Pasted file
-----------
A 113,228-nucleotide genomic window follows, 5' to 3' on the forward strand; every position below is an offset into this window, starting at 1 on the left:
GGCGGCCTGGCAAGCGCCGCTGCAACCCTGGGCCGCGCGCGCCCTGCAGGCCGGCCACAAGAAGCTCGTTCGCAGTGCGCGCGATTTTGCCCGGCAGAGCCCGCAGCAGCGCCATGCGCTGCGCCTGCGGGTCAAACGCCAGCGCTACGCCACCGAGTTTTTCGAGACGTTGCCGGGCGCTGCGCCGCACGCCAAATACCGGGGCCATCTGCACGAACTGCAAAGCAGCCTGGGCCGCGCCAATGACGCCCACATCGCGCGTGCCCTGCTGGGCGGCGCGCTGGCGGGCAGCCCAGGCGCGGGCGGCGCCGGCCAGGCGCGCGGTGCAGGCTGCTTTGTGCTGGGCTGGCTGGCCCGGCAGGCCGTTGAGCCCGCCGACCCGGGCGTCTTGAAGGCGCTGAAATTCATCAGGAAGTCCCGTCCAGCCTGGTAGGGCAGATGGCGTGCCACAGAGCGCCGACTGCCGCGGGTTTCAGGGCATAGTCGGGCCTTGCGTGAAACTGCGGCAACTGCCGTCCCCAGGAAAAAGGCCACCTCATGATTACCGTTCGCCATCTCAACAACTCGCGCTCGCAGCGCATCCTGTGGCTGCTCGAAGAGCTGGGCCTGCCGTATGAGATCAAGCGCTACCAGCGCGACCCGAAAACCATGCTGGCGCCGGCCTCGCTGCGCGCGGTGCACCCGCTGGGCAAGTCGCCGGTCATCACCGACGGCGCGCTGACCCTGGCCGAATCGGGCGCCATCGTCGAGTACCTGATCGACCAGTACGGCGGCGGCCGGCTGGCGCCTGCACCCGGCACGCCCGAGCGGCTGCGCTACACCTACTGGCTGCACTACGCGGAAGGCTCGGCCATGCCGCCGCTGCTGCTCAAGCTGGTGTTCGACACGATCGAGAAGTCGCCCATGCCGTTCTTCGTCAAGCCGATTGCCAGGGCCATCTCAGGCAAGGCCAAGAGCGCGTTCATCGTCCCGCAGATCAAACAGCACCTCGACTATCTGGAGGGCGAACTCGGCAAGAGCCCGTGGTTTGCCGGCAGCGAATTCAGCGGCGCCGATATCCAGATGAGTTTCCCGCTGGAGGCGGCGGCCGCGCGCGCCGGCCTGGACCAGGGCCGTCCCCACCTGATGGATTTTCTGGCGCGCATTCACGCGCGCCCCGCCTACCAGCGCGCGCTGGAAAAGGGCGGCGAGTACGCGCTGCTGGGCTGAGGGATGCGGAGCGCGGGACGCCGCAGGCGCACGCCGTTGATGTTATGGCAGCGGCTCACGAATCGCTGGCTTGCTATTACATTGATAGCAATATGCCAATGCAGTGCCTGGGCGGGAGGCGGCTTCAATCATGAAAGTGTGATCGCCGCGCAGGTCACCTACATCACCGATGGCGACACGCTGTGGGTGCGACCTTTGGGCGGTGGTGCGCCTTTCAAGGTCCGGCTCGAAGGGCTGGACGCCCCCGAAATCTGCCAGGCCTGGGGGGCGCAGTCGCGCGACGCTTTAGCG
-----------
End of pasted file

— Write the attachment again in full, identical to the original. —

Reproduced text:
A 113,228-nucleotide genomic window follows, 5' to 3' on the forward strand; every position below is an offset into this window, starting at 1 on the left:
GGCGGCCTGGCAAGCGCCGCTGCAACCCTGGGCCGCGCGCGCCCTGCAGGCCGGCCACAAGAAGCTCGTTCGCAGTGCGCGCGATTTTGCCCGGCAGAGCCCGCAGCAGCGCCATGCGCTGCGCCTGCGGGTCAAACGCCAGCGCTACGCCACCGAGTTTTTCGAGACGTTGCCGGGCGCTGCGCCGCACGCCAAATACCGGGGCCATCTGCACGAACTGCAAAGCAGCCTGGGCCGCGCCAATGACGCCCACATCGCGCGTGCCCTGCTGGGCGGCGCGCTGGCGGGCAGCCCAGGCGCGGGCGGCGCCGGCCAGGCGCGCGGTGCAGGCTGCTTTGTGCTGGGCTGGCTGGCCCGGCAGGCCGTTGAGCCCGCCGACCCGGGCGTCTTGAAGGCGCTGAAATTCATCAGGAAGTCCCGTCCAGCCTGGTAGGGCAGATGGCGTGCCACAGAGCGCCGACTGCCGCGGGTTTCAGGGCATAGTCGGGCCTTGCGTGAAACTGCGGCAACTGCCGTCCCCAGGAAAAAGGCCACCTCATGATTACCGTTCGCCATCTCAACAACTCGCGCTCGCAGCGCATCCTGTGGCTGCTCGAAGAGCTGGGCCTGCCGTATGAGATCAAGCGCTACCAGCGCGACCCGAAAACCATGCTGGCGCCGGCCTCGCTGCGCGCGGTGCACCCGCTGGGCAAGTCGCCGGTCATCACCGACGGCGCGCTGACCCTGGCCGAATCGGGCGCCATCGTCGAGTACCTGATCGACCAGTACGGCGGCGGCCGGCTGGCGCCTGCACCCGGCACGCCCGAGCGGCTGCGCTACACCTACTGGCTGCACTACGCGGAAGGCTCGGCCATGCCGCCGCTGCTGCTCAAGCTGGTGTTCGACACGATCGAGAAGTCGCCCATGCCGTTCTTCGTCAAGCCGATTGCCAGGGCCATCTCAGGCAAGGCCAAGAGCGCGTTCATCGTCCCGCAGATCAAACAGCACCTCGACTATCTGGAGGGCGAACTCGGCAAGAGCCCGTGGTTTGCCGGCAGCGAATTCAGCGGCGCCGATATCCAGATGAGTTTCCCGCTGGAGGCGGCGGCCGCGCGCGCCGGCCTGGACCAGGGCCGTCCCCACCTGATGGATTTTCTGGCGCGCATTCACGCGCGCCCCGCCTACCAGCGCGCGCTGGAAAAGGGCGGCGAGTACGCGCTGCTGGGCTGAGGGATGCGGAGCGCGGGACGCCGCAGGCGCACGCCGTTGATGTTATGGCAGCGGCTCACGAATCGCTGGCTTGCTATTACATTGATAGCAATATGCCAATGCAGTGCCTGGGCGGGAGGCGGCTTCAATCATGAAAGTGTGATCGCCGCGCAGGTCACCTACATCACCGATGGCGACACGCTGTGGGTGCGACCTTTGGGCGGTGGTGCGCCTTTCAAGGTCCGGCTCGAAGGGCTGGACGCCCCCGAAATCTGCCAGGCCTGGGGGGCGCAGTCGCGCGACGCTTTAGCG